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A LOW-CARBON & RESILIENT ASEAN COMMUNITY IS POSSIBLE
Orlando Mercado PhD
A LOW-CARBON & RESILIENT ASEAN COMMUNITY IS POSSIBLE
The 2015 Climate Challenge
Orlando Mercado PhD
Currently Secretary General, Eastern Regional Organisation for Public Administration (EROPA)
First Permanent Representative of the Philippines to ASEAN (2009-2010)
By 2015, two goals are set to be achieved by the Association of Southeast Asian Nations (ASEAN). One is the
creation of a fully integrated regional common market. The other is for it and all parties to the United Nations
Framework Convention on Climate Change (UNFCCC) to clinch a new climate deal. Although these tasks seem to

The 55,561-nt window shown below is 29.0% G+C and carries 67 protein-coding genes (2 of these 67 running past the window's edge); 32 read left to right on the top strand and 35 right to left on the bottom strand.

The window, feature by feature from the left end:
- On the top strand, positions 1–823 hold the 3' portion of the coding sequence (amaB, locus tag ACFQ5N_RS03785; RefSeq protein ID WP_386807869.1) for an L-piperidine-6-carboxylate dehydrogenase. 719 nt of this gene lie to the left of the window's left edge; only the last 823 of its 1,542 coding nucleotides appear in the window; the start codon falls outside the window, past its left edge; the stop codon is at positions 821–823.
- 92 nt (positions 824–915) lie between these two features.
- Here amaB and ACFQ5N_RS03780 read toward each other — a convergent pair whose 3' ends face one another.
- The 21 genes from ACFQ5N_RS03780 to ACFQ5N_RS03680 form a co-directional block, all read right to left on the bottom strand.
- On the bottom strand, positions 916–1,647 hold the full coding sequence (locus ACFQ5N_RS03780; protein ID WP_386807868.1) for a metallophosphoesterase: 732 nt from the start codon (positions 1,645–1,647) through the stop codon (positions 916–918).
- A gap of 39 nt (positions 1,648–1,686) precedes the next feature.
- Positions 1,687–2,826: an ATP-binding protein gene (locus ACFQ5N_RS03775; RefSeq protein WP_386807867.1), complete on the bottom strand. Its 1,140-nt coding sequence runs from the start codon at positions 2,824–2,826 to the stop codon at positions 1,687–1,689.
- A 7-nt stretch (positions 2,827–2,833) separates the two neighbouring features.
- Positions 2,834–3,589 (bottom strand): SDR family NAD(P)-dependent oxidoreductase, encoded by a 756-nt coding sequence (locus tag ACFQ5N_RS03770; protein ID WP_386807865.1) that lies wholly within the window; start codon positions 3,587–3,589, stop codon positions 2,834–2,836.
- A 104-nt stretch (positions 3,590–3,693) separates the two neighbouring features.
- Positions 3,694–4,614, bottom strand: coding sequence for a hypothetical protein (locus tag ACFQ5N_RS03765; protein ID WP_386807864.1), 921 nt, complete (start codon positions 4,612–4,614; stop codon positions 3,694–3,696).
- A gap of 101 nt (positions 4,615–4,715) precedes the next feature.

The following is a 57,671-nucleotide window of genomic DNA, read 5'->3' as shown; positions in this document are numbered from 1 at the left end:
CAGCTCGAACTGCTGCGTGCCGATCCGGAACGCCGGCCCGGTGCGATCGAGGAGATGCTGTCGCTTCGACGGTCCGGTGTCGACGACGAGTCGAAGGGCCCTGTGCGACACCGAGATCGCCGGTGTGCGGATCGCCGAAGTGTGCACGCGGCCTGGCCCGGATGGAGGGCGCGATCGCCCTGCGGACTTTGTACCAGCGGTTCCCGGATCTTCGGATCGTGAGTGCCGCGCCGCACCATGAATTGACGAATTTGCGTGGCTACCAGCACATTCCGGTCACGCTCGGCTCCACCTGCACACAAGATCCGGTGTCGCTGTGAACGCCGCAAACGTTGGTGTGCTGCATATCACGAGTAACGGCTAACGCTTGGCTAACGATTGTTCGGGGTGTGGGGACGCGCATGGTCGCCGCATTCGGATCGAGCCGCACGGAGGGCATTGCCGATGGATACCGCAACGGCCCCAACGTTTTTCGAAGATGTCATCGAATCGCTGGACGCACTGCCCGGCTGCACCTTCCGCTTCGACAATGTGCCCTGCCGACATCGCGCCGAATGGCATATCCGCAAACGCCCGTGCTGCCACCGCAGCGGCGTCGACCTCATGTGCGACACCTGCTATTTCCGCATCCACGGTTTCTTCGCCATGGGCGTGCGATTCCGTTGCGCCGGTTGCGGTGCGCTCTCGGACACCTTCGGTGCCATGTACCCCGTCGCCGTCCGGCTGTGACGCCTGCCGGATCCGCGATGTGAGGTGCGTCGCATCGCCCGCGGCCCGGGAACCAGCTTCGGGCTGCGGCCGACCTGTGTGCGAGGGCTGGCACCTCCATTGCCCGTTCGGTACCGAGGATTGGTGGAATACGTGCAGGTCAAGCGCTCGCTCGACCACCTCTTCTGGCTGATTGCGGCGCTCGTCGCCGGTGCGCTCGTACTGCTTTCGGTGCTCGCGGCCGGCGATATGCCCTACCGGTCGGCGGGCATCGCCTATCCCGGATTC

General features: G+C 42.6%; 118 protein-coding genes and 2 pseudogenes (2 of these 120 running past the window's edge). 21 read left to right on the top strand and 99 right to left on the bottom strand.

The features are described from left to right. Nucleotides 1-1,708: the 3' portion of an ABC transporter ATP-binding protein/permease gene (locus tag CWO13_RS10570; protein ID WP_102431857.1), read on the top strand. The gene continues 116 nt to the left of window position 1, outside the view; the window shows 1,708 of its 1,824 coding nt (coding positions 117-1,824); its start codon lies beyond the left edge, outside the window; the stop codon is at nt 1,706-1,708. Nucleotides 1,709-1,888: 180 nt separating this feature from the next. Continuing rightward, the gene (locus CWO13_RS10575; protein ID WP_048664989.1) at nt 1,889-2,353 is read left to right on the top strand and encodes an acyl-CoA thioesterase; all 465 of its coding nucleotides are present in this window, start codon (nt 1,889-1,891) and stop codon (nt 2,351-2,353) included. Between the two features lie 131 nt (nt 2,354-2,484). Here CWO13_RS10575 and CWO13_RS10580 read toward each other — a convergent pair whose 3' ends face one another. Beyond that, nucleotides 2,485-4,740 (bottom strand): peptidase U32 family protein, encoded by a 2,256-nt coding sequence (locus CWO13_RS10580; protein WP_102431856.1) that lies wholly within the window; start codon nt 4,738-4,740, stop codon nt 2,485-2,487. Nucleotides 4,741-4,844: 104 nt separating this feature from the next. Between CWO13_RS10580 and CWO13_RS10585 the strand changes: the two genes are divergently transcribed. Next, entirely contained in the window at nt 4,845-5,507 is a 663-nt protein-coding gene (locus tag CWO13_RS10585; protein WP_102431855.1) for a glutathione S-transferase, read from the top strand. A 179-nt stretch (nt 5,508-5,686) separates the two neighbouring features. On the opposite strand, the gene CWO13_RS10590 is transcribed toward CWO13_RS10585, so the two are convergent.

be unrelated, they are inextricably linked.
On one hand, the outcome of the UNFCCC negotiations will chart the destiny not only of Southeast Asia but also
of the entire planet in this era of indubitable climate change. On the other hand, how ASEAN countries extract,
utilise and trade their natural resources and power their industries for economic development will bear upon any
UNFCCC effort to mitigate and cope with the impact of climate change.
For example, the expected expansion of energy supply infrastructure in the context of economic integration
would increase ASEAN’s share of global energy-related carbon-dioxide emissions. The latter is forecast to increase by 5% by 2030 up from 3.5% today. In terms of energy use, ASEAN’s final energy consumption will grow
at an annual average rate of 4.4%, from 375 million tonnes of oil equivalent (MTOE) to 1,018 MTOE. (Institute of
Energy Economics Japan)
Some climate finance was
put on the table by a few
European countries but no
agreement to scale up or